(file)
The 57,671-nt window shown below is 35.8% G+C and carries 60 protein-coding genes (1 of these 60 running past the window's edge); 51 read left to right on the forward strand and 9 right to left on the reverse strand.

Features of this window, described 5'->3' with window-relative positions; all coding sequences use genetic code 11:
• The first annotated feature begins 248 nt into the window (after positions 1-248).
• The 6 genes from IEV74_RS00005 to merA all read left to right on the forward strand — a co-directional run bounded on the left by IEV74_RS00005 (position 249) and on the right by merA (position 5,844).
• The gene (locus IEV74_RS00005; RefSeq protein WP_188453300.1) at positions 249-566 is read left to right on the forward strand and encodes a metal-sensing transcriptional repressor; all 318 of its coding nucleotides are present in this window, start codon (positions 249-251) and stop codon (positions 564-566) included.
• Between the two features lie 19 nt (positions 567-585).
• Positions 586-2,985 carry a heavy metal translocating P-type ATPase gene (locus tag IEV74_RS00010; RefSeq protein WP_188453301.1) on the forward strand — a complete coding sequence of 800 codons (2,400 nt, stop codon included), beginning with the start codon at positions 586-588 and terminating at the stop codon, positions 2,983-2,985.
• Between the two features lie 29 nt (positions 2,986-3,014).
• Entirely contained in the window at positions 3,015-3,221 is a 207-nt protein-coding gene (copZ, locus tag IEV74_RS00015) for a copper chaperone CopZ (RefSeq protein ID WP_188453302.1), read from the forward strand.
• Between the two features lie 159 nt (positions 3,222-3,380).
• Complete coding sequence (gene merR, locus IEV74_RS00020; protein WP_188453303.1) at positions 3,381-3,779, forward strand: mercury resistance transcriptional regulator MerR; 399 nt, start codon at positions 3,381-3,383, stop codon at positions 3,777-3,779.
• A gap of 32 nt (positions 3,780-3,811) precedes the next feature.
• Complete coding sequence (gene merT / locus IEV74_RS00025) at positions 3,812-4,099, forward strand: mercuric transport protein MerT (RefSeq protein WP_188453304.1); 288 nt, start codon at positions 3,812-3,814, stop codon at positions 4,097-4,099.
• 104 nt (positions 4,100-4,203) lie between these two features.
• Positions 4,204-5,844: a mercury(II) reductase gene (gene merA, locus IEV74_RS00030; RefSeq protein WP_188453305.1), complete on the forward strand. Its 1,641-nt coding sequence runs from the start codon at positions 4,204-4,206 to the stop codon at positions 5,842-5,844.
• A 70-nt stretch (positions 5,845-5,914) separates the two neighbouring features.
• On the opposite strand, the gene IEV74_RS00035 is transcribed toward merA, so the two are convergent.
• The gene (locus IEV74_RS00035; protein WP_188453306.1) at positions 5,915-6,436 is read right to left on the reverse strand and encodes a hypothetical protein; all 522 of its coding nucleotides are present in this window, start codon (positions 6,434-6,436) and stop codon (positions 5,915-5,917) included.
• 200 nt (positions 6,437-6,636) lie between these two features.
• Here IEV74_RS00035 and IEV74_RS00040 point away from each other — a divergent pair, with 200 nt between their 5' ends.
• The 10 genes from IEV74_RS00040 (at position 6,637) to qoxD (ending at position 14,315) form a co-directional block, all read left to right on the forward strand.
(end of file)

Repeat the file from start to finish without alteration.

The 57,671-nt window shown below is 35.8% G+C and carries 60 protein-coding genes (1 of these 60 running past the window's edge); 51 read left to right on the forward strand and 9 right to left on the reverse strand.

Features of this window, described 5'->3' with window-relative positions; all coding sequences use genetic code 11:
• The first annotated feature begins 248 nt into the window (after positions 1-248).
• The 6 genes from IEV74_RS00005 to merA all read left to right on the forward strand — a co-directional run bounded on the left by IEV74_RS00005 (position 249) and on the right by merA (position 5,844).
• The gene (locus IEV74_RS00005; RefSeq protein WP_188453300.1) at positions 249-566 is read left to right on the forward strand and encodes a metal-sensing transcriptional repressor; all 318 of its coding nucleotides are present in this window, start codon (positions 249-251) and stop codon (positions 564-566) included.
• Between the two features lie 19 nt (positions 567-585).
• Positions 586-2,985 carry a heavy metal translocating P-type ATPase gene (locus tag IEV74_RS00010; RefSeq protein WP_188453301.1) on the forward strand — a complete coding sequence of 800 codons (2,400 nt, stop codon included), beginning with the start codon at positions 586-588 and terminating at the stop codon, positions 2,983-2,985.
• Between the two features lie 29 nt (positions 2,986-3,014).
• Entirely contained in the window at positions 3,015-3,221 is a 207-nt protein-coding gene (copZ, locus tag IEV74_RS00015) for a copper chaperone CopZ (RefSeq protein ID WP_188453302.1), read from the forward strand.
• Between the two features lie 159 nt (positions 3,222-3,380).
• Complete coding sequence (gene merR, locus IEV74_RS00020; protein WP_188453303.1) at positions 3,381-3,779, forward strand: mercury resistance transcriptional regulator MerR; 399 nt, start codon at positions 3,381-3,383, stop codon at positions 3,777-3,779.
• A gap of 32 nt (positions 3,780-3,811) precedes the next feature.
• Complete coding sequence (gene merT / locus IEV74_RS00025) at positions 3,812-4,099, forward strand: mercuric transport protein MerT (RefSeq protein WP_188453304.1); 288 nt, start codon at positions 3,812-3,814, stop codon at positions 4,097-4,099.
• 104 nt (positions 4,100-4,203) lie between these two features.
• Positions 4,204-5,844: a mercury(II) reductase gene (gene merA, locus IEV74_RS00030; RefSeq protein WP_188453305.1), complete on the forward strand. Its 1,641-nt coding sequence runs from the start codon at positions 4,204-4,206 to the stop codon at positions 5,842-5,844.
• A 70-nt stretch (positions 5,845-5,914) separates the two neighbouring features.
• On the opposite strand, the gene IEV74_RS00035 is transcribed toward merA, so the two are convergent.
• The gene (locus IEV74_RS00035; protein WP_188453306.1) at positions 5,915-6,436 is read right to left on the reverse strand and encodes a hypothetical protein; all 522 of its coding nucleotides are present in this window, start codon (positions 6,434-6,436) and stop codon (positions 5,915-5,917) included.
• 200 nt (positions 6,437-6,636) lie between these two features.
• Here IEV74_RS00035 and IEV74_RS00040 point away from each other — a divergent pair, with 200 nt between their 5' ends.
• The 10 genes from IEV74_RS00040 (at position 6,637) to qoxD (ending at position 14,315) form a co-directional block, all read left to right on the forward strand.